Antonio Sciortino was a Maltese sculptor who is often heralded as Malta’s most prominent twentieth-century sculptor. He was the son of Giuseppe Sciortino (1826- 1910), a farmer, and Saveria née Sant. Sciortino’s interest in art began early in his childhood, and his cousin, the Maltese painter Lazzaro Pisani, encouraged him to pursue his studies at the Malta Society of Arts, Manufactures and Commerce. There, Sciortino studied drawing under Pisani, and modelling and sculpture under Vincenzo Cardona. In 1900, he was awarded a government bursary and thus given the opportunity to further his studies at the Regio Istituto di Belle Arti in Rome. In addition to his practice as a sculptor, he also took up civil engineering and architecture, and graduated in Rome in 1902. At this point, Sciortino almost entirely relocated to Rome, and he opened a studio in Via Margutta, where he successfully gained international reputation as a sculptor. He began teaching sculpture at the British Academy of Rome, and eventually rose to the position of Director, which he remained for twenty years. Despite being based in Rome, Sciortino nevertheless maintained a strong relationship with Malta, and often produced works which were then sent back to the island. Les Gavroches, which was executed in 1904 and purchased by the Malta Society of Arts, Manufactures and Commerce, where it was then presented to the people in 1907, and the bust of Sir Adrian Dingli at the Mall, Floriana, which was inaugurated by King Edward VII in the presence of the Queen and Princess Victoria on 15 April 1907. In 1917 he produced the bronze monument of Christ the King, which is considered by many as the epitome of his career.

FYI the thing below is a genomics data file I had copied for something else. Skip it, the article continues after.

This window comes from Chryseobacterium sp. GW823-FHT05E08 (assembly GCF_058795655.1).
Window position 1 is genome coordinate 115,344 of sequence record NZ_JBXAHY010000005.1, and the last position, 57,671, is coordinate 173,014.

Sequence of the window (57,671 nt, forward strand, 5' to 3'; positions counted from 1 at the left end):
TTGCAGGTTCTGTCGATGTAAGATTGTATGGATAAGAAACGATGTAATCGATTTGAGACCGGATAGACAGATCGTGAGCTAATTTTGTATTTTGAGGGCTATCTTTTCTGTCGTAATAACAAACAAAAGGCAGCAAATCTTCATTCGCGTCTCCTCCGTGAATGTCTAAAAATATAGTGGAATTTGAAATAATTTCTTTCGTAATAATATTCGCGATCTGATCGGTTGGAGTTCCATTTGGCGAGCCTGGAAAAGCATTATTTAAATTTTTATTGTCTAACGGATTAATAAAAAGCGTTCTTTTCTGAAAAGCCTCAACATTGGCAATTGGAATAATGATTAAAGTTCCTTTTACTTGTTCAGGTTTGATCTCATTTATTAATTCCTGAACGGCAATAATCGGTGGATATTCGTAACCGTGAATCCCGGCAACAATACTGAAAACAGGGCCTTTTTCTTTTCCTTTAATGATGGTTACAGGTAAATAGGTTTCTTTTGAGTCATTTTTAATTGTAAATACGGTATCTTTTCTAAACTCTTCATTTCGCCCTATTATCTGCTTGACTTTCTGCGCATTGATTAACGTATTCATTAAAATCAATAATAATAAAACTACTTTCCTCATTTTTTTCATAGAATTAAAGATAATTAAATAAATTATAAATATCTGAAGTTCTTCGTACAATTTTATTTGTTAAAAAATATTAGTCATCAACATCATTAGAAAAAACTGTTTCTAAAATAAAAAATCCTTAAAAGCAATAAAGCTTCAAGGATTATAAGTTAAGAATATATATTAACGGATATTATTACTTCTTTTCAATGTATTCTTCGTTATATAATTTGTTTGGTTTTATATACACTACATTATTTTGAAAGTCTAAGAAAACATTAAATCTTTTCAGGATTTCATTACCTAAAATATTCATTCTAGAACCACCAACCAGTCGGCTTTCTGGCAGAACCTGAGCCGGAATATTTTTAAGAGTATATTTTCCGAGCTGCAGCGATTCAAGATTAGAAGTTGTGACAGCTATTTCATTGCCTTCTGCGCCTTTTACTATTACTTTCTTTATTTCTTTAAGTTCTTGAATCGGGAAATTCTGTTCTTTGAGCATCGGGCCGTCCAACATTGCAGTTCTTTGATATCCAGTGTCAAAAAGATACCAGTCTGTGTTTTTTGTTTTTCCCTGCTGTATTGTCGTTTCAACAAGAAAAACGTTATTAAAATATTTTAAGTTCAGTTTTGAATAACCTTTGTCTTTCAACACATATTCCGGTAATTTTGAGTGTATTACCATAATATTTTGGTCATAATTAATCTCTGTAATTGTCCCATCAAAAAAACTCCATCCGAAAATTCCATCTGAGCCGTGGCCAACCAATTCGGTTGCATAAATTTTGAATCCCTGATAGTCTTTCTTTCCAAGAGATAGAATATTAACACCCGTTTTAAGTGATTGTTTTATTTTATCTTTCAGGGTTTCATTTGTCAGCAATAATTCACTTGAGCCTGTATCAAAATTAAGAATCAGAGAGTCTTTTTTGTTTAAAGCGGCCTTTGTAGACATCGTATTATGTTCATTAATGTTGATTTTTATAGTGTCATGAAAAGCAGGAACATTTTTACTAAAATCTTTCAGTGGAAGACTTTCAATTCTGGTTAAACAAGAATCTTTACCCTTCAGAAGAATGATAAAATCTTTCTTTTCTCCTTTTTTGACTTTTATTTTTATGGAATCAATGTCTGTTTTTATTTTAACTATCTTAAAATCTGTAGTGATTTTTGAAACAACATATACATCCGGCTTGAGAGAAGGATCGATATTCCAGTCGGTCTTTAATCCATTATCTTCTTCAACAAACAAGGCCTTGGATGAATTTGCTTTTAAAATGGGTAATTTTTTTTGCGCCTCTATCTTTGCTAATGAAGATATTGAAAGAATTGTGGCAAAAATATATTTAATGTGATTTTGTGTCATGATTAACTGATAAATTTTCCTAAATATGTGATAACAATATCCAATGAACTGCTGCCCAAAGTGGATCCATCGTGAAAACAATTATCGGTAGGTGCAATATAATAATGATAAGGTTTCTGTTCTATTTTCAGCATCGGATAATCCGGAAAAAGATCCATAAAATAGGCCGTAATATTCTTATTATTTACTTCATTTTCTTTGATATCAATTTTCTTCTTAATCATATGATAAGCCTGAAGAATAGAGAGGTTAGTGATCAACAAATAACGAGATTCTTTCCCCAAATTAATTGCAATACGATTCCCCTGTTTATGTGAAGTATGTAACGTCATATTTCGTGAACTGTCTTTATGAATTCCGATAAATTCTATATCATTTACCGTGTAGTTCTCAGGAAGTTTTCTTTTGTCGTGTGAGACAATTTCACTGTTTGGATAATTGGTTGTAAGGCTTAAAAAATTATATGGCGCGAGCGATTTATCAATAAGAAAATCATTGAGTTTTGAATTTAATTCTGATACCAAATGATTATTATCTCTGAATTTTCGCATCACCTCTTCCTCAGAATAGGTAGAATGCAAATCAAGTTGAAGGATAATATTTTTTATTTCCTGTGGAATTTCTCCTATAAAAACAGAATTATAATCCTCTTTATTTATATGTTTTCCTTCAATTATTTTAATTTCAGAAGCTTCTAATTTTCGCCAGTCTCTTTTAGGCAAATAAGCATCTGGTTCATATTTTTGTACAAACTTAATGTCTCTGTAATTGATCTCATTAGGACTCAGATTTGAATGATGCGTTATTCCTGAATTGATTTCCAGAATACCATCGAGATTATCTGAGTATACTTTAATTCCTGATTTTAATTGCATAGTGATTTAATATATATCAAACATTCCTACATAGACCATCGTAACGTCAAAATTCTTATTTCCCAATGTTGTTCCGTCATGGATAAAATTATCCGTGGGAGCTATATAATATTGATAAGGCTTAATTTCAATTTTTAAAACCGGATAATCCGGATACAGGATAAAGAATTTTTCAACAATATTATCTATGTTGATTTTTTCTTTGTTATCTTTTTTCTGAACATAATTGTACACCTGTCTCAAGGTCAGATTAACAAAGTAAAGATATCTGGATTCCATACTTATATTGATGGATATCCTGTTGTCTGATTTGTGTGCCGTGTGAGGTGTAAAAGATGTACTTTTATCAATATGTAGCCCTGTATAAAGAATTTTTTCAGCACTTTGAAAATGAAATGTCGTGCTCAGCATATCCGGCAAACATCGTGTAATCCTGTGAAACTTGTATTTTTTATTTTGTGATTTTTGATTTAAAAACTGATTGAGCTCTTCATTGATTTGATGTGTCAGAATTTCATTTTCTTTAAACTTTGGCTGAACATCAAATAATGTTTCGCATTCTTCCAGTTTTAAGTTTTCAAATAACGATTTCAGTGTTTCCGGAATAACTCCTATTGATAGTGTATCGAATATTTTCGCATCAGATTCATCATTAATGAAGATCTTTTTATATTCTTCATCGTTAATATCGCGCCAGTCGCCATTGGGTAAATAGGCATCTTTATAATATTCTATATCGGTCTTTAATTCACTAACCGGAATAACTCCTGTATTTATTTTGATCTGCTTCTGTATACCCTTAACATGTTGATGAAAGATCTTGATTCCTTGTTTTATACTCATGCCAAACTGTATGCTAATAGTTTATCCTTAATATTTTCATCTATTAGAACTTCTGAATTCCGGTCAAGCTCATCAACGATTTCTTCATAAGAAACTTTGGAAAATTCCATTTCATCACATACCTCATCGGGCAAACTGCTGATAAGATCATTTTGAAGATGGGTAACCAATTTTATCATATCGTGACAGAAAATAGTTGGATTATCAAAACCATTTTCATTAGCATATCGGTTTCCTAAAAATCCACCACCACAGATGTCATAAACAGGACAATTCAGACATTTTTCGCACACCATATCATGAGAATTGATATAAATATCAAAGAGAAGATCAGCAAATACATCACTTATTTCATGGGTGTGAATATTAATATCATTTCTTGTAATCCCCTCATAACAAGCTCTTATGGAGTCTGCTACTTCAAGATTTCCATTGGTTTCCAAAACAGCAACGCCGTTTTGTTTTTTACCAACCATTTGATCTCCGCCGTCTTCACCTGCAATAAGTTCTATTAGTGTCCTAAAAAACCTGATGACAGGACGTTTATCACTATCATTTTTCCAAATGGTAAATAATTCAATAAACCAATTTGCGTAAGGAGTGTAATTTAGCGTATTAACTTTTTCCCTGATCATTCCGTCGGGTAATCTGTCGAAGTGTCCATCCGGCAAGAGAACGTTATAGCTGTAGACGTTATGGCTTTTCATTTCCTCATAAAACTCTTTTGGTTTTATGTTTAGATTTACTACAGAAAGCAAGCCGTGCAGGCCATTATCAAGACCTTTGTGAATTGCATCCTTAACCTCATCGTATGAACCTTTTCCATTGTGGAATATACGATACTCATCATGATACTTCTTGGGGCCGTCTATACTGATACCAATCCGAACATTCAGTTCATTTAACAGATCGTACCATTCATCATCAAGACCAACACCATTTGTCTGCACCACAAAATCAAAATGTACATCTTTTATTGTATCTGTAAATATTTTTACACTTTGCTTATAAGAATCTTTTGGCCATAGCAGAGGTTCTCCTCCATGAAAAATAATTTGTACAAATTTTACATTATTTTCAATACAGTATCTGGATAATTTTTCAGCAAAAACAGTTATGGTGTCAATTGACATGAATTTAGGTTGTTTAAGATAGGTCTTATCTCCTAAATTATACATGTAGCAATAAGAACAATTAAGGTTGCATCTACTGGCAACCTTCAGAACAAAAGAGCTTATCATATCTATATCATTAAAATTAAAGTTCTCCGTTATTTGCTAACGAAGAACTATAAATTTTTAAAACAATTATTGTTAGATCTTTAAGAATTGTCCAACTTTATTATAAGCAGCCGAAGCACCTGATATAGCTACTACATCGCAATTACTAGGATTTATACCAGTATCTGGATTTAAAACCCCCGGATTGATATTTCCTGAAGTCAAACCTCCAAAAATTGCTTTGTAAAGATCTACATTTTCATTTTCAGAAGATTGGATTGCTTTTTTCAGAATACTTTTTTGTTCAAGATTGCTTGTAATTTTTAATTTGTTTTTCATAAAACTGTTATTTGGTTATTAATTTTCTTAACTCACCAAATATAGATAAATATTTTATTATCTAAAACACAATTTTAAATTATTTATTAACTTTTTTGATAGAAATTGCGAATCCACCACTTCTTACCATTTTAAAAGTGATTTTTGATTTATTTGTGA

During his career, Sciortino’s success was also awarded with numerous prizes, honours and awards for his art, including an honorary membership of the Malta Society of Arts, Manufactures and Commerce in 1924, and Hon. Corresponding Member of the Royal Institute of British Architects in 1925. After spending twenty-five years in Rome, with intermittent visits to Malta, Sciortino permanently relocated back to Malta on 3 May 1937, where he was appointed curator of the Museum of Fine Arts in Valletta. In his later years, Sciortino presented to the public his collection of original plaster casts of his works, which he had kept in his studio in Rome. After his demise, his private art collection was auctioned by auctioneer S.E. Falzon Santucci on 2 June 1949. Sciortino’s mastery of sculpture has left and long-lasting impact on Maltese artists who came after him.